Northwest Region (Cameroon)
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|Departments||Boyo, Bui, Donga-Mantung, Menchum, Mezam, Momo, Ngo-Ketunjia (Ngoketunjia)|
|Area||17,300 km2 (6,680 sq mi)|
|Density||100 / km2 (259 / sq mi) (2nd)|
|Governor||Adolphe Lele Lafrique (2012–)|
The Northwest Region, or North-West Region (French: Région du Nord-Ouest) of Cameroon is part of the territory of the Southern Cameroons, found in the western highlands of Cameroon. It is bordered to the southwest by the Southwest Region, to the south by the West Region, to the east by the Adamawa Region, and to the north by the Federal Republic of Nigeria.
The Northwest Region (known before 2008 as the Northwest Province) is the third most populated province in Cameroon. It has one major metropolitan city, Bamenda, with several other smaller towns such as Wum, Kumbo, Mbengwi, Ndop, Nkambé, Batibo, Bambui and Oshie. The province saw an increase in its population from approximately 1.2 million in 1987 to an estimated 1.8 million in 2010. The population density of 99.12 people per square kilometer is higher than the national average of 22.6. The provincial urban growth rate is 7.95%, higher than the national average of 5.6%, while the rural growth rate, at 1.16%, is equal to the national rate. In 2001, according to the Statistical Provincial Services of the North-West Province, the population of the province is young, with over 62% of its residents being less than 20 years old. Therefore, the dependency rate in the province is high, particularly in the rural areas.
Like other regions in Cameroon, the Northwest Region is made up of administrative divisions. The province was created in 1972 with five divisions or departments: Bui, Donga-Mantung, Menchum, Mezam, and Momo. Today, it has seven divisions, the additions being Boyo, which was carved out of the Menchum division, and Ngo-Ketunjia or Ngoketunjia, split off from the Mezam division. Each division is further subdivided, with thirty-one total subdivisions in the Northwest Province. The basic unit of local government is the council, and there are thirty-two councils in the region.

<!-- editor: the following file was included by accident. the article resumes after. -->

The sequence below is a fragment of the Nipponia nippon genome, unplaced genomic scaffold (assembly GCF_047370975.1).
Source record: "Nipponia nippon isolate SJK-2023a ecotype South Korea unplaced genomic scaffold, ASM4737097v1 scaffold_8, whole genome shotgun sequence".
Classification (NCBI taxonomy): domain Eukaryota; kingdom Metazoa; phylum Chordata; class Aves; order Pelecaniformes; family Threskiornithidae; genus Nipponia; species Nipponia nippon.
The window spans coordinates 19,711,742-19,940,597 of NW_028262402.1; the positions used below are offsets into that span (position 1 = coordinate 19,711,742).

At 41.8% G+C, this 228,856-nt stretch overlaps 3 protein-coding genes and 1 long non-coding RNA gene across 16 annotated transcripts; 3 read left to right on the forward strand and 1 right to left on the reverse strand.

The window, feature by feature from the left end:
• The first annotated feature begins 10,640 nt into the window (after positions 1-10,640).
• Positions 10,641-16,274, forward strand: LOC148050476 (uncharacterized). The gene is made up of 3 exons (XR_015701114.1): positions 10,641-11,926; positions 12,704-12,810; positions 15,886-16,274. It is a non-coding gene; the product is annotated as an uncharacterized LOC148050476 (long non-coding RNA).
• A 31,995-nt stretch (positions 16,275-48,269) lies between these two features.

The Northwest Region has many ethnic groups, including immigrants from other regions and countries. Nigeria is well represented, as it borders the region to both the north and the northwest. The native population comprises a variety of ethnic and linguistic groups. The main ethnic groups are of Tikar origin: Tikari, Widikum, Fulani, and Moghamo. The most widely spoken languages in the province include Mungaka, Limbum spoken by the Wimbum people of Donga Mantung Division; Yamba, spoken by the Yamba people also of the Donga Mantung Division; Bafmen, Oku, Lamnso, Ngemba, Pidgin English, Balikumbat, Papiakum, Moghamo, and Nkom. During the colonial period, administrative boundaries were created which cut across ethnic groups and cultures. As a result, parts of some ethnic groups now lie in different divisions and provinces, which is believed to have led to several land conflicts.